Preventing Cancer with Two Injections, A Clinical Review of the HPV Vaccination

  • Gerald Julian, OMS II Ohio University Heritage College of Osteopathic Medicine
  • David Go, OMS II Touro University California College of Osteopathic Medicine
  • Jay H. Shubrook, DO, FACOFP Touro University California College of Osteopathic Medicine

Abstract

Human Papilloma Virus (HPV) has become a major public health concern in the United States. HPV has high subclinical infection rates and is a major cause of preventable cancers (cervical, vaginal, vulvar, anal, penile, and oropharyngeal).1,2 Despite availability of an effective vaccine against several common and carcinogenic strains of HPV, it remains the most common STI.2 Gardasil 9 is a widely available vaccine that protects against nine strains of HPV. Seven of those strains are known to cause a wide range of cancer, and the other two strains are the most common cause of condylomas (genital warts).3 Yet, patients are not completing this vaccination series. There are a constellation of reasons for this, including failure of the provider to offer it to patients and patient refusal.4 Either way this easy public health intervention is significantly underutilized. This review explores the infection process of HPV; its link to cancer; a comparison of vaccines offered in the past, such as Cervarix and Gardasil 4, compared to the currently offered Gardasil 9; and finally, an exploration of the beliefs and views around vaccination of the STI and cancer by looking at patient/physician stances against the vaccine tied with the ways to help patient compliance.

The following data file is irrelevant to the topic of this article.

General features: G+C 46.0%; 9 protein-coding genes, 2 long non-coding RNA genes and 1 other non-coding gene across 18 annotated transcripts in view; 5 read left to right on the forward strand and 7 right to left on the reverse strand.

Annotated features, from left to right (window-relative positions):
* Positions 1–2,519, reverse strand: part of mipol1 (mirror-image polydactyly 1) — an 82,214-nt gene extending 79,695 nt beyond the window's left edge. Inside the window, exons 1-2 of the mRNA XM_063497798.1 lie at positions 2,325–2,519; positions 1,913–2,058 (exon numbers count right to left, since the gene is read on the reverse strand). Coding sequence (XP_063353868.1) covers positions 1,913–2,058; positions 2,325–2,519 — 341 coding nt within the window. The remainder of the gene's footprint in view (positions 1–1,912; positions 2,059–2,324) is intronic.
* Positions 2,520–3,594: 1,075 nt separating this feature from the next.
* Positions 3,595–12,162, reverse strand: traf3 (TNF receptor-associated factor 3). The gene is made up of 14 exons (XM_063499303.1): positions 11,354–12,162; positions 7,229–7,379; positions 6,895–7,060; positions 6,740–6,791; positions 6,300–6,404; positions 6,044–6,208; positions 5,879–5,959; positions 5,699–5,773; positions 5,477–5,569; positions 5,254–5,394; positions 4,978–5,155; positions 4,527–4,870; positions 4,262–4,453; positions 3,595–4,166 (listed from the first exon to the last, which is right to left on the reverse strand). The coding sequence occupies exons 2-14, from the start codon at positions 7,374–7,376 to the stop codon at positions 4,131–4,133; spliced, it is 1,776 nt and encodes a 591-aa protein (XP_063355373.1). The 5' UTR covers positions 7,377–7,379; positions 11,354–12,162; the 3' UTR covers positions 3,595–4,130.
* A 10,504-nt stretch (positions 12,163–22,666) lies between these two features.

Published
2019-11-10